Tag: ultrasound

Sep 4 2019: St Vincent’s regional teaching

Regional teaching -ST vincents Hospital 4/9/19 with thanks to Dr Rasanga Peiris

It was interactive scenarios with small group discussions. These were the answers we came up with & there may be more correct answers

  1. Disaster management

There was a rail track accident at Parliament station and AV calls on a Wednesday Morning. ED is full.

Preparation broadly categorise to :          Stuff                     Space                    Staff

Space

Vacate resuscitation for critical pts – send people to ward, discharge lounge, home.

Expect minor traumas and walk-ins – designated fast track area

Staff

Inform relevant disciplines, Director. Activate code brown.

Theatre – cancel the electives                    Inform blood blank and Radiology

Delegate staff –set teams in each bay. One Ed consultant/ reg to the triage.

Stuff

Source Ventilators, plasters, IV poles, Dressing/trauma packs.

Need extra drugs ( Iv morphine, fentanyl, cefazolin , fluids, inotropes)

 

Toxicology

50 Y M vomiting, SOB, Blurring of vision and chest pain. Etoh ++ last night

Obs -PR 110 RR 28   BP  130-90   spo2 97%   GCs 14 drowsy with slurred speech

pH7.21                  HC03  10               pCO2    18            glucose  7            urea 15

sodium 145         K   4.5                   Cl 105                    Lactate 5              OSm 335

Breath alcohol 0.01%

Agent – likely a toxic alchol – HAGMA + increase OSmolar gap + low alcohol levels

*oral & IV alcohol             * Iv sodium bicarbonate                               *formipazole                     * Iv fluids

 

Young girl ingested Amyl nitrate a night club instead of sniffing it. She presented with SOB + hypoxia.

Her blood gas was given & had a methaemoglobin level of 38%

* O2 via venture               *Methelene blue

 

A young male has tachycardia with hyperthermia with exaggerated reflexes and a clonus : Serotonin syndrome

*cooling active (cold fluids & bladder irrigation ) & passive (Ice packs around the body with a body bag )

*benzodiazepines                           *cyproheptadine

 

Echo: Fluid responsiveness during shock

LVOT VTI (Velocity time integral) normal 15-20cm  – better determinant of fluid responsiveness rather than EF

*VTI is based on LVOT stroke volume                    * gives a quantitative measure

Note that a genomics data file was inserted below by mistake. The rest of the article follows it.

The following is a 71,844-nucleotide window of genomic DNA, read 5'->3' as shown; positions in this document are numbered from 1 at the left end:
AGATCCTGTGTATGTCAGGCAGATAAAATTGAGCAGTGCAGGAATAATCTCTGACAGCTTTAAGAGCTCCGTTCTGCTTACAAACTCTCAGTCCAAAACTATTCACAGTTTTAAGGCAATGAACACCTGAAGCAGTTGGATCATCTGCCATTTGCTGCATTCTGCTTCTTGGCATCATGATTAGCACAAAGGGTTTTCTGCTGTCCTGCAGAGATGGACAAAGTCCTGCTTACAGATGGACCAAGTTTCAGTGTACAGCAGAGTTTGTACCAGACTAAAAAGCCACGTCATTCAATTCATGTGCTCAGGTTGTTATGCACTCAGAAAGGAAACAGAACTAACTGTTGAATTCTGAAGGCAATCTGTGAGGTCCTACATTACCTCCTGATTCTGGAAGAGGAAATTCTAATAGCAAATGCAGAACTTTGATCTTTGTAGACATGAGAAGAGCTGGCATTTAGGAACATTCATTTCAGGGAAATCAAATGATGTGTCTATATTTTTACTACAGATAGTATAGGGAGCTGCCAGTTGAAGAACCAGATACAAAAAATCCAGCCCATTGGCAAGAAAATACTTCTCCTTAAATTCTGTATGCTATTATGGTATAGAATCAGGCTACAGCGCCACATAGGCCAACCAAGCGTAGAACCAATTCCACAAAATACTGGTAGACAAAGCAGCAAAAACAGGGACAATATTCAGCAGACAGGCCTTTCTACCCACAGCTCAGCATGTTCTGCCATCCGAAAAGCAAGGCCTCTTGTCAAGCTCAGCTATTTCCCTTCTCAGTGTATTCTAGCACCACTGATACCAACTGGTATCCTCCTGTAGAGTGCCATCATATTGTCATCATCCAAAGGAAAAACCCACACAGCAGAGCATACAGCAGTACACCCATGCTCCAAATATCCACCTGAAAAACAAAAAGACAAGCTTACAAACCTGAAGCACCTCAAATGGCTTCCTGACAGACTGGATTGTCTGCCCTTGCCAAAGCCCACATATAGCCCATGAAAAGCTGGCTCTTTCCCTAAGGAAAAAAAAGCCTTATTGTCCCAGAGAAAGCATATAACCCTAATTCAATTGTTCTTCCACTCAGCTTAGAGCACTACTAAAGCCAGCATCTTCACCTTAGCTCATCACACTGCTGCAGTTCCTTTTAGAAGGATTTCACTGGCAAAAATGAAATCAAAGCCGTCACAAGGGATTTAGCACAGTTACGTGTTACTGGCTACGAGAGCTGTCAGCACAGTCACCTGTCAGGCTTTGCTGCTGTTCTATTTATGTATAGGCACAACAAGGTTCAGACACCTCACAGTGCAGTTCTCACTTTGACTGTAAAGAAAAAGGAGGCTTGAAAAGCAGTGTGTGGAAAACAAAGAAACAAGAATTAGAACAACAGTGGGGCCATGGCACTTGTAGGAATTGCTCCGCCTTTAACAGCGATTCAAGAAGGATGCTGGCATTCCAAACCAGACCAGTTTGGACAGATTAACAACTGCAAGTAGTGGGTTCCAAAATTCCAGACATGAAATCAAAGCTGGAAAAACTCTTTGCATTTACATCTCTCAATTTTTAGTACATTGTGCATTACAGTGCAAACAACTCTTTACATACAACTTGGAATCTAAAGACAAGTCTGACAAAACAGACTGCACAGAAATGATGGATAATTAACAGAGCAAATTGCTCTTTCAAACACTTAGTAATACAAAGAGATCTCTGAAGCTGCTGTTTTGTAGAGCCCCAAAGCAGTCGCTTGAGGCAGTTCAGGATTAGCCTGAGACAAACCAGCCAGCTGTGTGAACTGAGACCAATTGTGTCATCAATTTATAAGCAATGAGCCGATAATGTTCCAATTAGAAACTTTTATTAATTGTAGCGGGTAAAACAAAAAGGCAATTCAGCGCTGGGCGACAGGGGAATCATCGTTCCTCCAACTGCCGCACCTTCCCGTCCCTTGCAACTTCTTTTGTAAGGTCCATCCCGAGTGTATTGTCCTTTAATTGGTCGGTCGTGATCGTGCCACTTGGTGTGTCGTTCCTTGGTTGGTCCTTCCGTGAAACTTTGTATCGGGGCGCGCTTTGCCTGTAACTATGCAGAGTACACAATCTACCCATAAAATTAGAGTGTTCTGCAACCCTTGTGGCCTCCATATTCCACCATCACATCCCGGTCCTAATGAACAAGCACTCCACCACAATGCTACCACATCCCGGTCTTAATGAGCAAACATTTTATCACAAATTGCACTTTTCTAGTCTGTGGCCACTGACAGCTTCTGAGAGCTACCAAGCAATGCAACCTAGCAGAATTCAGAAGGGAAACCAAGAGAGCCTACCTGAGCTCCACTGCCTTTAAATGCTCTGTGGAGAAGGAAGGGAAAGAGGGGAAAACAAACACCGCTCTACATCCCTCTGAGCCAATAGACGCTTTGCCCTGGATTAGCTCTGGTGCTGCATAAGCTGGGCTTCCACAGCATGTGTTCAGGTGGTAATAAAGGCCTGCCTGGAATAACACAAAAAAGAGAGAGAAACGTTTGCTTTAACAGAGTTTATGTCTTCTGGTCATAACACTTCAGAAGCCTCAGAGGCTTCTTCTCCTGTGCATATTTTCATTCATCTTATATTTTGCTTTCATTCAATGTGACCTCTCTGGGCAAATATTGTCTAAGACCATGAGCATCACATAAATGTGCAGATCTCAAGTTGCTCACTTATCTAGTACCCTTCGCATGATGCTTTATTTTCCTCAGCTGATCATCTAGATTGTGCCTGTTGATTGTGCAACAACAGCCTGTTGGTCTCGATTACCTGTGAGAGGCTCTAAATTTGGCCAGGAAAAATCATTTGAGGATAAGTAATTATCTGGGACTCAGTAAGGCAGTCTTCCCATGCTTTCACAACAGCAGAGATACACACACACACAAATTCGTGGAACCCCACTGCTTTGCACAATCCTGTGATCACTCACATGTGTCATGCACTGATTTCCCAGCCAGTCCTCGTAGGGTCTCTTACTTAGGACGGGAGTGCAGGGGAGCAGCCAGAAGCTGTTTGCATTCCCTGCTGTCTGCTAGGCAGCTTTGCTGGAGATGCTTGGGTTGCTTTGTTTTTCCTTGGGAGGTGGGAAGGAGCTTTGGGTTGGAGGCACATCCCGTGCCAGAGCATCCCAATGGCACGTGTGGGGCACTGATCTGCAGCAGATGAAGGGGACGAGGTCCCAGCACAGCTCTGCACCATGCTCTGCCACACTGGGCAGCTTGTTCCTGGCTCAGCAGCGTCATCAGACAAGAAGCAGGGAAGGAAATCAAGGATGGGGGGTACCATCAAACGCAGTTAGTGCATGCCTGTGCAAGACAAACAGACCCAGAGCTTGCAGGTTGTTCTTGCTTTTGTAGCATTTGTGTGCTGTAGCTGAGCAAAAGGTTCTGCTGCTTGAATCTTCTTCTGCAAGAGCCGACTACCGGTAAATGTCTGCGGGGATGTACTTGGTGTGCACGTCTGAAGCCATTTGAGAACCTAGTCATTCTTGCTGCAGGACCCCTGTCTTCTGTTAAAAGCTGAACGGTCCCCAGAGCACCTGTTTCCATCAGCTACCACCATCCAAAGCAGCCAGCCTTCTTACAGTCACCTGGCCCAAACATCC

• Apical 5 chamber view
  • Get a doppler graph (PW) of the LVOT -draw and get the height of the blood column
  • Get someone to raise leg to increase the venous return & repeat VTI – if VTI increases : fluid responsive

 

Shoulder reduction techniques:

Explain the pt the option of using each technique and it’s ok to expect to transition to using sedation if the shoulder is still not in. You need compliant pts. Fractured NOH cannot be reduced without surgery.

Cunningham https://litfl.com/cunningham-shoulder-technique/

  • Best for when humeral head is up under acromium and biceps is causing tension aim to massage biceps. Relax pt and bring shoulder blades back to open joint
  • Pt is usually holding arm flexed to body.

Kocker’s method https://www.youtube.com/watch?v=2wiIlT6_YLM

  • Best when humeral head is under glenoid and there is a step in deltoid muscle area.
  • Pt is usually holding arm down by side

Spaso https://litfl.com/spaso-technique/

  • One of the ‘zero position’ techniques aim to align muscles and bring the shoulder back.
  • Pt lays back, gentle straight traction on wrist, supinate arm once brought forward.

SMS Teaching: Traumatic Cardiac Arrest

Here’s the video from March 2018’s consultant education, on the theme of traumatic arrest.

It includes a case discussion of a gunshot wound to the chest in a young women with cardiac arrest, a talk on the management of traumatic arrest and the utility of CPR, and finally a discussion on ED thoracotomy.

The quality’s not great and we lost the AV halfway through, so I’ve patched in a PowerPoint presentation of the second part.

There’s also a video from the Alfred procedures course on thoracotomy- please don’t distribute this further, as it’s released to candidates on the course only.

Hope you enjoy, please post any comments or questions and we’ll attempt to answer them.

Thanks.

Further reading:

EMCrit

EMRAP – the quiet chest in trauma

ANZCOR guidelines

St Emlyn’s – CPR in TCA?

SMS teaching: ED point of care ultrasound

May 2017

Thanks to Dr Raj Patel 

 

(40min)

 

Discussion points:

  1. ED point of care ultrasound is focused on answering simple yes / no binary questions that help the clinician with management decisions.
  2. The RUSH protocol is a useful schema for identifying life threats, and can also be remembered using ‘HIMAP‘ – (heart, IVC, Morrison’s, Aorta, pneumothorax)
  3. Familiarity with ‘normal’ and development of technique can be best achieved by scanning healthy patients

 

See also:

Brief notes on probe position from the Family Practice Notebook:

 

Ultrasound resources from Vanderbilt Emergency Medicine

 

 

Brief notes on HIMAP from Life in the fast lane

 

RUSH protocol – Rapid Ultrasound in Shock and Hypotension

(36min)

https://www.youtube.com/watch?v=WK94Y4xLZW4